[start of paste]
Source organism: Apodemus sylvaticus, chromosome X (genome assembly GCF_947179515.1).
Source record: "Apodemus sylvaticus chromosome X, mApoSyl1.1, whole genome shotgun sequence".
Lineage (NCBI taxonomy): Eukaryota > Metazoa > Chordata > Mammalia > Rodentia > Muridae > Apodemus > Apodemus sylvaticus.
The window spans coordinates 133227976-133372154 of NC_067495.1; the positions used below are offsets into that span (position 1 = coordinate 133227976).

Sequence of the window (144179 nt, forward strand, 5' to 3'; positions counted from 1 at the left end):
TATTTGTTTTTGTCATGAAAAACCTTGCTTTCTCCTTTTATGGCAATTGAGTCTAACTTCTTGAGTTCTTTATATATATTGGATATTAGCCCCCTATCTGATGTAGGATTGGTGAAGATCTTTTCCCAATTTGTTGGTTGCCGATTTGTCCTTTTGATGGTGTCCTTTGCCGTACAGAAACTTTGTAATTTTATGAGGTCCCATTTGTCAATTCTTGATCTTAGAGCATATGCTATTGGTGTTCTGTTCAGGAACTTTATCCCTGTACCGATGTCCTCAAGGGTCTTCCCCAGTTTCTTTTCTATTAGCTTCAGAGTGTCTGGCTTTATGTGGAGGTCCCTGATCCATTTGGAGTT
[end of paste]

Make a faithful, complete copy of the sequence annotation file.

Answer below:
Source organism: Apodemus sylvaticus, chromosome X (genome assembly GCF_947179515.1).
Source record: "Apodemus sylvaticus chromosome X, mApoSyl1.1, whole genome shotgun sequence".
Lineage (NCBI taxonomy): Eukaryota > Metazoa > Chordata > Mammalia > Rodentia > Muridae > Apodemus > Apodemus sylvaticus.
The window spans coordinates 133227976-133372154 of NC_067495.1; the positions used below are offsets into that span (position 1 = coordinate 133227976).

Sequence of the window (144179 nt, forward strand, 5' to 3'; positions counted from 1 at the left end):
TATTTGTTTTTGTCATGAAAAACCTTGCTTTCTCCTTTTATGGCAATTGAGTCTAACTTCTTGAGTTCTTTATATATATTGGATATTAGCCCCCTATCTGATGTAGGATTGGTGAAGATCTTTTCCCAATTTGTTGGTTGCCGATTTGTCCTTTTGATGGTGTCCTTTGCCGTACAGAAACTTTGTAATTTTATGAGGTCCCATTTGTCAATTCTTGATCTTAGAGCATATGCTATTGGTGTTCTGTTCAGGAACTTTATCCCTGTACCGATGTCCTCAAGGGTCTTCCCCAGTTTCTTTTCTATTAGCTTCAGAGTGTCTGGCTTTATGTGGAGGTCCCTGATCCATTTGGAGTT